President Donald Trump speaks to reporters before leaving the White House in Washington. Trump says of those who take a knee: Just get rid of the SOB.
President Donald Trump speaks to reporters before leaving the White House in Washington. Trump says of those who take a knee: Just get rid of the SOB. AP Photo - Manuel Balce Ceneta

China’s been ‘caught red-handed’

DONALD Trump has publicly accused China of supplying oil to the North Korean regime, claiming it has been "caught red-handed".

According to a report from Fox News, drawing on information from the South Korean newspaper Chosun Ilbo, US spy satellites have recently captured photos of Chinese ships illegally selling oil to North Korean boats. This has happened 30 times since October.

Satellite images released by America's Department of Treasury appear to show vessels from the two countries trading oil in the West Sea.

Such activity would be illegal, as the United Nations Security Council has banned North Korea from importing natural gas and the country's crude oil imports have been capped.

Minutes after Fox News aired its report on television today, Mr Trump posted a tweet dressing down China and saying the possibility of a "friendly solution" to North Korea's nuclear ambitions had diminished.

"Caught RED HANDED - very disappointed that China is allowing oil to go into North Korea. There will never be a friendly solution to the North Korea problem if this continues to happen," he said.

Mr Trump has recently praised China for helping in efforts to keep Kim Jong-un under control. The United States is convinced that only pressure from China's government will convince the dictator to back down.

Earlier, China denied the report, saying there had been no oil sales violating UN sanctions.

The Trump administration has led a drive to step up global sanctions on North Korea in response to Pyongyang's efforts to develop nuclear-tipped missiles capable of hitting the United States.

Washington says the full co-operation of China, North Korea's neighbour and main trading partner, is vital to the success of this effort, while warning that all options are on the table, including military ones, in dealing with North Korea.

Last week the UN Security Council unanimously imposed new sanctions on North Korea for a recent intercontinental ballistic missile test, seeking to further limit its access to refined petroleum products and crude oil.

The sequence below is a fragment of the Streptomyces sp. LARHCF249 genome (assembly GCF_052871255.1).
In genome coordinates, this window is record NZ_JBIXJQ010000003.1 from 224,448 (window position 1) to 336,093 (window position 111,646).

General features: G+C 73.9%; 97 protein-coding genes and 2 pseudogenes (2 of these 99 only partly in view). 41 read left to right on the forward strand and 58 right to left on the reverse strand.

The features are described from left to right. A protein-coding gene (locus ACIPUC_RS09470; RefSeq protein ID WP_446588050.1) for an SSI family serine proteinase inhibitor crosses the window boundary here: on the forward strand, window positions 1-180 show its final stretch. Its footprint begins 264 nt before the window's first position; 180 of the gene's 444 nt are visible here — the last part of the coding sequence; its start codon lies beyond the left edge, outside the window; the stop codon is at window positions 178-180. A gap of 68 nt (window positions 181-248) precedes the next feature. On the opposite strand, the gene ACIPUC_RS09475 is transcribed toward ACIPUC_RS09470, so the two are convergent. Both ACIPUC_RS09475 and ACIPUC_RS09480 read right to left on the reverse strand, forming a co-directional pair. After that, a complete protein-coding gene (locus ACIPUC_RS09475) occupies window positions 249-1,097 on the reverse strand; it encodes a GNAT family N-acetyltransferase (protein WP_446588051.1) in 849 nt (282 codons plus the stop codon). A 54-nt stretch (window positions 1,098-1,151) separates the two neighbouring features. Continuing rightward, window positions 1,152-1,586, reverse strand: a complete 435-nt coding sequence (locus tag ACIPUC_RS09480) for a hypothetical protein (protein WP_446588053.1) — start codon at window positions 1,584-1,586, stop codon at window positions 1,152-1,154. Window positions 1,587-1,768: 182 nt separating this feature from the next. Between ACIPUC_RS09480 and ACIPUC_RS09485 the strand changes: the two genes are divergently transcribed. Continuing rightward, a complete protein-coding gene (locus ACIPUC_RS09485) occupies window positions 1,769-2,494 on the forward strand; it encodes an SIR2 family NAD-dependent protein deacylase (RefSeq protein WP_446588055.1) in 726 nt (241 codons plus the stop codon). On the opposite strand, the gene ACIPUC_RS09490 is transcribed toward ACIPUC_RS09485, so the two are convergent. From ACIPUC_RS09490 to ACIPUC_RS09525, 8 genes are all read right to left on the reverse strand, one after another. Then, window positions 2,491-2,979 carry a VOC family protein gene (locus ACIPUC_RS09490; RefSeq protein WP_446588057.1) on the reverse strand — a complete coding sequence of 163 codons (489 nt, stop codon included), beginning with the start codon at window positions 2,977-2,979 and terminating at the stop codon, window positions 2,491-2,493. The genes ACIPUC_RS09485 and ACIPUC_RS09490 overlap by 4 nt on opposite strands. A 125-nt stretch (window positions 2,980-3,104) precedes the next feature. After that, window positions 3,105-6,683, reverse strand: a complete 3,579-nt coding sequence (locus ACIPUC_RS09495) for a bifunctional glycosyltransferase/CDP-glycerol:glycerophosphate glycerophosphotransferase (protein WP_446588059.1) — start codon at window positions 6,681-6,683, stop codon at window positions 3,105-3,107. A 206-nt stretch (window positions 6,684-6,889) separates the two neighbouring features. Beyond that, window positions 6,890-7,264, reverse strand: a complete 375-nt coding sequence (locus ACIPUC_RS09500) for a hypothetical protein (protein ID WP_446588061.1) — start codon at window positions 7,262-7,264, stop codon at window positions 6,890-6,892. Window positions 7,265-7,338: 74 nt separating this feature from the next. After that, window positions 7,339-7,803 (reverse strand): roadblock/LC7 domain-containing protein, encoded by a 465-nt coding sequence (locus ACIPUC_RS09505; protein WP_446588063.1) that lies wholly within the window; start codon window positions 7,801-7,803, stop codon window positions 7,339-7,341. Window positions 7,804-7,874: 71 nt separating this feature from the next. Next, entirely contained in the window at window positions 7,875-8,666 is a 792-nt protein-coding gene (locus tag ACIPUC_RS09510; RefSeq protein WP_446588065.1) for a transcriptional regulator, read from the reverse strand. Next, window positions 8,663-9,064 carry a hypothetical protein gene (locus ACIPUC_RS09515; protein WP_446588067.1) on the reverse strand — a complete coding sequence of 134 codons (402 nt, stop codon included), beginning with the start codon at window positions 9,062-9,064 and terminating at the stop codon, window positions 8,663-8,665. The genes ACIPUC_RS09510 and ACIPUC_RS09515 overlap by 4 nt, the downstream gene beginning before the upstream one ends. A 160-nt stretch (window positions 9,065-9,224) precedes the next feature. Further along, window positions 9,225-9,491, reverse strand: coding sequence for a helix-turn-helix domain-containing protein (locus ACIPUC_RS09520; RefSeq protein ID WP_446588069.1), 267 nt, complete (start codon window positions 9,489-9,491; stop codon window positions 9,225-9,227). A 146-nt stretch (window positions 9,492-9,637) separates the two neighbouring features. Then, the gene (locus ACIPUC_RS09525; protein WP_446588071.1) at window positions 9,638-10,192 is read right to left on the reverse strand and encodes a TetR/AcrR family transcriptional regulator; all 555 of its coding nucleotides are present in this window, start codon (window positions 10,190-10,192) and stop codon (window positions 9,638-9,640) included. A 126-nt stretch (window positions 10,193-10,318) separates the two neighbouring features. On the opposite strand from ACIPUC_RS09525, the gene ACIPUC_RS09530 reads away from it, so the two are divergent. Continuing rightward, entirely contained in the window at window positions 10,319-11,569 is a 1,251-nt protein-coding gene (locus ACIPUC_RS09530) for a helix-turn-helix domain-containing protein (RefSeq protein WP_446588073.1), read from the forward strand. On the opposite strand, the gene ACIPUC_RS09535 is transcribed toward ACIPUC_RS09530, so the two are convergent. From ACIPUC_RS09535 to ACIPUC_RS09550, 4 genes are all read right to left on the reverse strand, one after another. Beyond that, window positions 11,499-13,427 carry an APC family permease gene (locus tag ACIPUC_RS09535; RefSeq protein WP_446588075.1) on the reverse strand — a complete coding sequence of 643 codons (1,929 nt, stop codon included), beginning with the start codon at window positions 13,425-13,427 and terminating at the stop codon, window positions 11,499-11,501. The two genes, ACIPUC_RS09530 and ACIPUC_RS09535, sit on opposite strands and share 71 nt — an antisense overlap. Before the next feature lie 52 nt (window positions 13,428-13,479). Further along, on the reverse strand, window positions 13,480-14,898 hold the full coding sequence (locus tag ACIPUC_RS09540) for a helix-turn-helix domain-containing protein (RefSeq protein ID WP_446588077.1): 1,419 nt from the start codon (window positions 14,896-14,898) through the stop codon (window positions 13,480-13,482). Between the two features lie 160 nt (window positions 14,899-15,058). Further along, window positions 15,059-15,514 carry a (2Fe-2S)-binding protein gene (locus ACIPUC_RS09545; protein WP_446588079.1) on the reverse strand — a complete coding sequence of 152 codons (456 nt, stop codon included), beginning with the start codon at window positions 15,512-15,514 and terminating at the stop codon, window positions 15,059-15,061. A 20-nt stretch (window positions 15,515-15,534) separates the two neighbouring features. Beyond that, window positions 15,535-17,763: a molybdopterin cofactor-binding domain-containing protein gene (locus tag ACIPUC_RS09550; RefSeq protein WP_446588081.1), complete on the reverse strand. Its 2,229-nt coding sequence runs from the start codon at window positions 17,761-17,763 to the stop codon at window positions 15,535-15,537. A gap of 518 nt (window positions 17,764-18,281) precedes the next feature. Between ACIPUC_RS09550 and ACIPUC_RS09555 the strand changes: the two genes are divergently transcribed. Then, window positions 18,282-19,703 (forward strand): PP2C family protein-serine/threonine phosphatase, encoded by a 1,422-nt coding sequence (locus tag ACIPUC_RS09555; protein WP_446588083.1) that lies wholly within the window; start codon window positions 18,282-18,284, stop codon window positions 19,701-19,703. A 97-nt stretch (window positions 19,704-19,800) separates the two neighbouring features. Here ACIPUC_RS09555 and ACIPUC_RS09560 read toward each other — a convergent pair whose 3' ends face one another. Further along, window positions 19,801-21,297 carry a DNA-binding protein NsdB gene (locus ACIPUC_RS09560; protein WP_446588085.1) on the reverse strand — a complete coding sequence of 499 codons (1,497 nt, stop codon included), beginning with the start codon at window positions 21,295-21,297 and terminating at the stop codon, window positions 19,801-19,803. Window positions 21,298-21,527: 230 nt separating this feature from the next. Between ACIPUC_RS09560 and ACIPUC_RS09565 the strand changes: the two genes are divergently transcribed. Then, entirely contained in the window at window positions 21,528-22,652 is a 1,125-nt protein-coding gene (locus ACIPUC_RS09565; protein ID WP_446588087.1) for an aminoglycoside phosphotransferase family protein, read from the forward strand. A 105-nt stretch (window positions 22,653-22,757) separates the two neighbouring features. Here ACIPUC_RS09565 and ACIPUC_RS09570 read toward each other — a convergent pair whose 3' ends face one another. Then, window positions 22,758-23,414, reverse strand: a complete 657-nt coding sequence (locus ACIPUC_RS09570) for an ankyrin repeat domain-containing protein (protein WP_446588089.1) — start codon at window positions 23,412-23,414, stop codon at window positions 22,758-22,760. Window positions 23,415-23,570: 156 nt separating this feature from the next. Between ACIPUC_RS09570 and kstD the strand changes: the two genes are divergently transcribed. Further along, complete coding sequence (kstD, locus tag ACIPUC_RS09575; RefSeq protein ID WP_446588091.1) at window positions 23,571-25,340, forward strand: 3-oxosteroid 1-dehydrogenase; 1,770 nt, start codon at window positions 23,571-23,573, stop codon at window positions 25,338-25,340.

China has repeatedly said it is fully enforcing all resolutions against North Korea, despite suspicion in Washington, Seoul and Tokyo that loopholes still exist.

Asked at a regular briefing whether Chinese ships were illegally providing oil to North Korean ships, Chinese Defence Ministry spokesman Ren Guoqiang reiterated that China, including the military, strictly enforced UN resolutions.

"The situation you have mentioned absolutely does not exist," he said.

Fox News reports the satellite images in question identify the ships. One of the North Korean vessels, the Rye Song Gang 1, is seen connected to a Chinese boat, and was already suspected of transferring oil to dodge sanctions.

China is the main source of North Korea's fuel, though it stopped giving the regime iron ore, coal, lead and oil during October and November.

Robert Kelly, a professor at Pusan National University in South Korea, told the UK Telegraph China was capable of surreptitiously sending oil to Kim Jong-un.

"There is a lot of under-the-radar on the Chinese side. Beijing does not police the border strictly or enforce the sanctions toughly," he said.


The developing international crisis didn't stop Mr Trump from taking time out of his presumably busy schedule to blast one of his favourite media targets.

In another tweet, the president mocked Vanity Fair for apologising to his opponent from the 2016 election, Hillary Clinton, over a satirical video that suggested ways for her to spend her now ample free time.

Mr Trump said the magazine was "bending over backwards". He also claimed Anna Wintour, a supporter of Ms Clinton during the election, was "beside herself in grief" and "begging for forgiveness".

Ms Wintour is actually the editor-in-chief of Vogue, not Vanity Fair, though she is also the artistic director at Conde Nast, which publishes both magazines.

Vanity Fair copped some flak over the satirical video called "Six New Year's Resolutions for Hillary Clinton", in which it suggested she work on a sequel to her book, take photos in the woods or take up a new hobby, such as knitting. "Literally anything that will keep you from running again," it said.

The clip provoked a furious backlash, most notably from actress Patricia Arquette, who tweeted in all-caps: "STOP TELLING WOMEN WHAT THE F**K THEY SHOULD DO OR CAN DO. Get over your mummy issues."

"It was an attempt at humour and we regret that it missed the mark," Vanity Fair responded. Little did it know the president himself would weigh in.

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